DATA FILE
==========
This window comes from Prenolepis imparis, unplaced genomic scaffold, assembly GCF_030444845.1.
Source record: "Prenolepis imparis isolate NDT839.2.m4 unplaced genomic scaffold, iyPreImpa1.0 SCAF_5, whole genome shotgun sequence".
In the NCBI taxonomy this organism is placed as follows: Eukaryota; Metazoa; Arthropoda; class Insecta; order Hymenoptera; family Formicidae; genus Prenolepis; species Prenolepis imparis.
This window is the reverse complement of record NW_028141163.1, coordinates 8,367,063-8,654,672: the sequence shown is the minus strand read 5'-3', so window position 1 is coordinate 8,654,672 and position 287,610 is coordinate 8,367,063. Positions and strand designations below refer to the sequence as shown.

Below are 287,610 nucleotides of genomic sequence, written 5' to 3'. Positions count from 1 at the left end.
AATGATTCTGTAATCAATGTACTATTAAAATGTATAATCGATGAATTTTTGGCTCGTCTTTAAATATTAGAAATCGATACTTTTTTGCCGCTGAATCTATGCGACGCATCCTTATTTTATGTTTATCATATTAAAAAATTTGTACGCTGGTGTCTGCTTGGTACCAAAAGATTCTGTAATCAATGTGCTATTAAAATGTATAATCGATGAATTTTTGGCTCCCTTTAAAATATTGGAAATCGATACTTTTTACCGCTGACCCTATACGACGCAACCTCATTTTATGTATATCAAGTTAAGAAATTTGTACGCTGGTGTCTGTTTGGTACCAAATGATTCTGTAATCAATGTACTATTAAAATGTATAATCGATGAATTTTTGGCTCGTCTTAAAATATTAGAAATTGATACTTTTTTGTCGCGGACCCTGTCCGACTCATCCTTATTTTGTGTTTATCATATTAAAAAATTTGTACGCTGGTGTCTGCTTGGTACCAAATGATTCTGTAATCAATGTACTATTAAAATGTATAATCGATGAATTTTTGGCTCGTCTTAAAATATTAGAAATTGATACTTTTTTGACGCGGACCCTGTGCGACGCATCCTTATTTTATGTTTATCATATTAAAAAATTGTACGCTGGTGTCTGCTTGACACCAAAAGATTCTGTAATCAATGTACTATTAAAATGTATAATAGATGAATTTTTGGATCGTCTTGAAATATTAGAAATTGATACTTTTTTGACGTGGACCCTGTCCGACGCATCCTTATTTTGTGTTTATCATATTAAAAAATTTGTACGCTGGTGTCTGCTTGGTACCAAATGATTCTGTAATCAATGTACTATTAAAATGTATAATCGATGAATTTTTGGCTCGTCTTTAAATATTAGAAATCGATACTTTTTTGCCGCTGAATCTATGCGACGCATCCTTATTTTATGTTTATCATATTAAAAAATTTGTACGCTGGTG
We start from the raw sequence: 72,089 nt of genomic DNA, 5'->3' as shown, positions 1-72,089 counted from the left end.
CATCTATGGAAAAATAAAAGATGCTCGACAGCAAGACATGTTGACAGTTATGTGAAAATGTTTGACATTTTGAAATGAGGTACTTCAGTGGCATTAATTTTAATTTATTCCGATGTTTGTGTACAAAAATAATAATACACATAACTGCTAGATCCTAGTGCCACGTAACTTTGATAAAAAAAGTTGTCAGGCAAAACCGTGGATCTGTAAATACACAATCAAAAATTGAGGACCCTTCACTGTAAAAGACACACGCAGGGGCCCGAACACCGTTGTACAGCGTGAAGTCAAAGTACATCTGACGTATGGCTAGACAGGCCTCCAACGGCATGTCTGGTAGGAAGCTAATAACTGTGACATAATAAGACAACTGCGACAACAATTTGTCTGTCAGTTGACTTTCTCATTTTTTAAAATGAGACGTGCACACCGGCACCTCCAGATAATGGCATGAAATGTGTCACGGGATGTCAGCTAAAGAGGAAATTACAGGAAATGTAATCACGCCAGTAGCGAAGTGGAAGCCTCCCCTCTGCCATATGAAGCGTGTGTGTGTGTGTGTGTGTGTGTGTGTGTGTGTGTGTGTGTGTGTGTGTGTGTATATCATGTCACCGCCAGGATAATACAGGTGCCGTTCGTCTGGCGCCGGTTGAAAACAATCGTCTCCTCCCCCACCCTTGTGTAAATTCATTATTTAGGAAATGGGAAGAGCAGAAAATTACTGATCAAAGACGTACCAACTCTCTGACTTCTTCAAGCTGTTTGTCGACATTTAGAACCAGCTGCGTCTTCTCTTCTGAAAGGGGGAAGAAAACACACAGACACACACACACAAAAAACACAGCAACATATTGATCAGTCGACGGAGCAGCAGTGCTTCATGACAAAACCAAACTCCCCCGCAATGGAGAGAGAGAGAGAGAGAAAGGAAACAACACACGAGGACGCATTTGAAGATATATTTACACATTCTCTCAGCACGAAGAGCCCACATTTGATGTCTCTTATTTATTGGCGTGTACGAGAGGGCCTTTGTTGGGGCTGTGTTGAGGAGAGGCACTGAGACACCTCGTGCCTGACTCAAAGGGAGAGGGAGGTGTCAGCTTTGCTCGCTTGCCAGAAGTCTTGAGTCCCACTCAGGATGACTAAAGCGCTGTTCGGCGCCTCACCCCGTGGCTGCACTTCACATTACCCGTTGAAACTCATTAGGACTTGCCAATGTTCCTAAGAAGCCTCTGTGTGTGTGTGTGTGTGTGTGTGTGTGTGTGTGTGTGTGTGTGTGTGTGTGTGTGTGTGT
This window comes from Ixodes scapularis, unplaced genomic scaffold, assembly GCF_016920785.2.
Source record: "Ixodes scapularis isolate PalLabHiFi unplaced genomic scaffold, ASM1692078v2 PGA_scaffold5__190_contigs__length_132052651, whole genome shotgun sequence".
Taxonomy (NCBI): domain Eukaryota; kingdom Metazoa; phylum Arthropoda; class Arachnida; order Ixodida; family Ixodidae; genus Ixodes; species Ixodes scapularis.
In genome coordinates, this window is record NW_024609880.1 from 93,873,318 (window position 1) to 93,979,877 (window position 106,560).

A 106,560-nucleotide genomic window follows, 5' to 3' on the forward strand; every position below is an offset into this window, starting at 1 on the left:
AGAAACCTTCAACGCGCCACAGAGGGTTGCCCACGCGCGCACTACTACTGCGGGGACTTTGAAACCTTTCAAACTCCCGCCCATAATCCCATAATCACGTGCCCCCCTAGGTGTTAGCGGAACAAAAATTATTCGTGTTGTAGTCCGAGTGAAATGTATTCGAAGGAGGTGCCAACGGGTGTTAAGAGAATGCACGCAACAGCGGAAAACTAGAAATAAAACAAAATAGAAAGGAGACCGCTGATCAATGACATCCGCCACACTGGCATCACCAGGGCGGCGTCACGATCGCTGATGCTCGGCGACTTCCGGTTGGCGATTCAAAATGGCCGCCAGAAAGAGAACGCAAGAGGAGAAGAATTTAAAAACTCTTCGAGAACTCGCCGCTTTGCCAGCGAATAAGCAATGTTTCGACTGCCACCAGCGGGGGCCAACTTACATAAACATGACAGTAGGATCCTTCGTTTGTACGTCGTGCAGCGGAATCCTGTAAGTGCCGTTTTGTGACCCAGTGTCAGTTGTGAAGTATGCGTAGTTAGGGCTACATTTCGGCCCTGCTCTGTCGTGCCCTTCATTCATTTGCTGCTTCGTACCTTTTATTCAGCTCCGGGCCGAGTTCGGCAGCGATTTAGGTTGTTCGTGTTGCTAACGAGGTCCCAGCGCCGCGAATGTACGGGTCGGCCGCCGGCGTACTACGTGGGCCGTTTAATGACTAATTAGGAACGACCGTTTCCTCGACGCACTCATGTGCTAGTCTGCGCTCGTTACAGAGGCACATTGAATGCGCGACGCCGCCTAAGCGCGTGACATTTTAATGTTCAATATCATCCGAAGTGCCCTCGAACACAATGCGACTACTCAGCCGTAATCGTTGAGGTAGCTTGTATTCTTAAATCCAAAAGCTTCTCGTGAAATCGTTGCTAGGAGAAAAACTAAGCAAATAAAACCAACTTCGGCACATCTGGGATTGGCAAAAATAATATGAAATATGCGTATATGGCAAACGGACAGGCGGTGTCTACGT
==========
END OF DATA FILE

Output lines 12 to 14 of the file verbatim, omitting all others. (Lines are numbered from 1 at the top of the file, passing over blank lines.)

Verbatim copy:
In genome coordinates, this window is record NW_024609880.1 from 93,873,318 (window position 1) to 93,979,877 (window position 106,560).

A 106,560-nucleotide genomic window follows, 5' to 3' on the forward strand; every position below is an offset into this window, starting at 1 on the left:
AGAAACCTTCAACGCGCCACAGAGGGTTGCCCACGCGCGCACTACTACTGCGGGGACTTTGAAACCTTTCAAACTCCCGCCCATAATCCCATAATCACGTGCCCCCCTAGGTGTTAGCGGAACAAAAATTATTCGTGTTGTAGTCCGAGTGAAATGTATTCGAAGGAGGTGCCAACGGGTGTTAAGAGAATGCACGCAACAGCGGAAAACTAGAAATAAAACAAAATAGAAAGGAGACCGCTGATCAATGACATCCGCCACACTGGCATCACCAGGGCGGCGTCACGATCGCTGATGCTCGGCGACTTCCGGTTGGCGATTCAAAATGGCCGCCAGAAAGAGAACGCAAGAGGAGAAGAATTTAAAAACTCTTCGAGAACTCGCCGCTTTGCCAGCGAATAAGCAATGTTTCGACTGCCACCAGCGGGGGCCAACTTACATAAACATGACAGTAGGATCCTTCGTTTGTACGTCGTGCAGCGGAATCCTGTAAGTGCCGTTTTGTGACCCAGTGTCAGTTGTGAAGTATGCGTAGTTAGGGCTACATTTCGGCCCTGCTCTGTCGTGCCCTTCATTCATTTGCTGCTTCGTACCTTTTATTCAGCTCCGGGCCGAGTTCGGCAGCGATTTAGGTTGTTCGTGTTGCTAACGAGGTCCCAGCGCCGCGAATGTACGGGTCGGCCGCCGGCGTACTACGTGGGCCGTTTAATGACTAATTAGGAACGACCGTTTCCTCGACGCACTCATGTGCTAGTCTGCGCTCGTTACAGAGGCACATTGAATGCGCGACGCCGCCTAAGCGCGTGACATTTTAATGTTCAATATCATCCGAAGTGCCCTCGAACACAATGCGACTACTCAGCCGTAATCGTTGAGGTAGCTTGTATTCTTAAATCCAAAAGCTTCTCGTGAAATCGTTGCTAGGAGAAAAACTAAGCAAATAAAACCAACTTCGGCACATCTGGGATTGGCAAAAATAATATGAAATATGCGTATATGGCAAACGGACAGGCGGTGTCTACGT